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Biological Chemistry

Tadpole Tests Confirm Light-Activated Anesthetic Is Reversible

Small molecule enables reversible command of a neurotransmitter’s activity

by Carmen Drahl
September 24, 2012 | APPEARED IN VOLUME 90, ISSUE 39

Credit: Angew. Chem. Int. Ed.
Shining blue-violet light awakens AP2-anesthetized tadpoles, but not propofol-anesthetized ones.
Credit: Angew. Chem. Int. Ed.
Shining blue-violet light awakens AP2-anesthetized tadpoles, but not propofol-anesthetized ones.
Credit: Adapted from Angew. Chem. Int. Ed.
Watch the switchable anesthetic AP2 turn off with a flash of blue-violet light, awakening anesthetized tadpoles, and listen to why an expert in anesthetic probes thinks this advance could help researchers figure out how general anesthesia works.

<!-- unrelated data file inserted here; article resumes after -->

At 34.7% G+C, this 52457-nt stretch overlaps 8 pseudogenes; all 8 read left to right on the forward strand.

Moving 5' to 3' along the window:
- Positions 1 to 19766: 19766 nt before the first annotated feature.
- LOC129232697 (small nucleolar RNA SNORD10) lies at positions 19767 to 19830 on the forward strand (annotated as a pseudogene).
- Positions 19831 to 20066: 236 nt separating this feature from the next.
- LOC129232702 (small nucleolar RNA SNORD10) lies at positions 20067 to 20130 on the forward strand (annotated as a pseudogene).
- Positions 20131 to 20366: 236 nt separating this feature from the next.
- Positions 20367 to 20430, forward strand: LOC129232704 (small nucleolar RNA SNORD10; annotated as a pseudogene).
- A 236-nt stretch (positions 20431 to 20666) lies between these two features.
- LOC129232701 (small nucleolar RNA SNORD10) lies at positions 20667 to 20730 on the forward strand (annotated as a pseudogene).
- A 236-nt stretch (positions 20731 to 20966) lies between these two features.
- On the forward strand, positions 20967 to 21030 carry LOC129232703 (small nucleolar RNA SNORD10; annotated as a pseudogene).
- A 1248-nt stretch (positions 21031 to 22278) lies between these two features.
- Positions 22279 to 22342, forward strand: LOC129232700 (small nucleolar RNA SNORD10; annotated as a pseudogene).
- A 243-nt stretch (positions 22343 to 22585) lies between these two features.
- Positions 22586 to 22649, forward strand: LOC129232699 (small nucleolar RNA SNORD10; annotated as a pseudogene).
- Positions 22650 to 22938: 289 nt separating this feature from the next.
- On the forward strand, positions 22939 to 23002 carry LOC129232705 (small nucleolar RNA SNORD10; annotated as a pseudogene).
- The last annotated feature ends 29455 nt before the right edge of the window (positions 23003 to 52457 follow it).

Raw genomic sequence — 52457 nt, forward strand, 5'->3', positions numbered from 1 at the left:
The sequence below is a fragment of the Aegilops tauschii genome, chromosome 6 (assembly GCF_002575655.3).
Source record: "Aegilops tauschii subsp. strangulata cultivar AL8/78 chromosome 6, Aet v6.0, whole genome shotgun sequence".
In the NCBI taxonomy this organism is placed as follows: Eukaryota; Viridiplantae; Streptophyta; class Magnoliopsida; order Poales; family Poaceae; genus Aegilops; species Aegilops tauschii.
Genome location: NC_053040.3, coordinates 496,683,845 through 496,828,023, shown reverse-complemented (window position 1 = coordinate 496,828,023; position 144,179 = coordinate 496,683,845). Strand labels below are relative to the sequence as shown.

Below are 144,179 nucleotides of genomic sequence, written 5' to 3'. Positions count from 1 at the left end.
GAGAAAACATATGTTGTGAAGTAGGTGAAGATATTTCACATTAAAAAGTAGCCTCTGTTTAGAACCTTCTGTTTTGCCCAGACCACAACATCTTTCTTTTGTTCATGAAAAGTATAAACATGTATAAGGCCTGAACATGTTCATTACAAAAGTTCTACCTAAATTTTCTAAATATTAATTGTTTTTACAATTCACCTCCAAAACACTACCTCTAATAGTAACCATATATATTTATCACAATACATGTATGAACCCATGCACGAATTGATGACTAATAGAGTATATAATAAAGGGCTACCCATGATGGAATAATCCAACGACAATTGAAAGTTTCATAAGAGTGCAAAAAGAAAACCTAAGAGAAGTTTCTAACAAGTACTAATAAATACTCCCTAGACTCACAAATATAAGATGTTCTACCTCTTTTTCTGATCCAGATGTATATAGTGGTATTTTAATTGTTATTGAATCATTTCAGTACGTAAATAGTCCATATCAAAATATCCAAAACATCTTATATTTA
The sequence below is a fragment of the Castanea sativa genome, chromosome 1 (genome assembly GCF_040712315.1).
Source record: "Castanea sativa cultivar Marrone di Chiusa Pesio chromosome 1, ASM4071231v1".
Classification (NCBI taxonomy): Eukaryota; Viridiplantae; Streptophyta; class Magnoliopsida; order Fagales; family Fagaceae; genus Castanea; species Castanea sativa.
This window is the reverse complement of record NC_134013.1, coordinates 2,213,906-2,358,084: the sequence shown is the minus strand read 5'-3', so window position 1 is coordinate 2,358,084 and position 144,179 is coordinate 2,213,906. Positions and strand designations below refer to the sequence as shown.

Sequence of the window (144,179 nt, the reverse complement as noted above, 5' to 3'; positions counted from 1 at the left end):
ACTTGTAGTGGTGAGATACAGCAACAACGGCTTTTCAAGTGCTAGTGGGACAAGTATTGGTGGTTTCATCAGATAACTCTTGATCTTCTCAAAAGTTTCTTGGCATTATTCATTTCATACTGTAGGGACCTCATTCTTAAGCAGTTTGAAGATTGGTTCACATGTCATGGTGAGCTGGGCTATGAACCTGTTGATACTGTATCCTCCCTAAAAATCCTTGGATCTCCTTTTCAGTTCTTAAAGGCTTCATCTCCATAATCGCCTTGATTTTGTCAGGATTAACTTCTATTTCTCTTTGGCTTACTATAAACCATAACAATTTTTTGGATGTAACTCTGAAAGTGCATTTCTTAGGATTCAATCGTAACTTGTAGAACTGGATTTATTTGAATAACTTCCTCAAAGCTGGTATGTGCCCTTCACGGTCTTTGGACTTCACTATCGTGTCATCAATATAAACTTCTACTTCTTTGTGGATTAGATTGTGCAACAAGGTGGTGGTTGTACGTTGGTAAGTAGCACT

With a switchable version of a popular anesthetic, researchers can now use light to control another important neurotransmitter receptor, the GABAA receptor (Angew. Chem. Int. Ed., DOI: 10.1002/anie.201205475). Scientists have already controlled animals’ heartbeat, pain, and visual response with light-activated blockers of ion channels in the nervous system. To command GABAA, a chloride channel, Dirk Trauner of the University of Munich, Erwin Sigel of Switzerland’s University of Bern, and coworkers made azobenzene derivatives of the anesthetic propofol. GABAA plays a major role in propofol’s activity, though the molecule’s mode of action is not entirely clear. In the dark, the azo-propofols are in the trans form and increase GABAA’s chloride current. Upon exposure to blue-violet light, they convert to the cis form, reversing the effect. The team’s best compound so far, AP2, reverts to the trans form on its own, because its amino group makes the cis form unstable. Tadpoles exposed to trans-AP2 are anesthetized, but shining blue-violet light rapidly wakes them. Trauner isn’t sure how applicable AP2 will be in clinical anesthesia, but his team plans to study its activity in retinas, because GABAA also is involved in the biology of vision.



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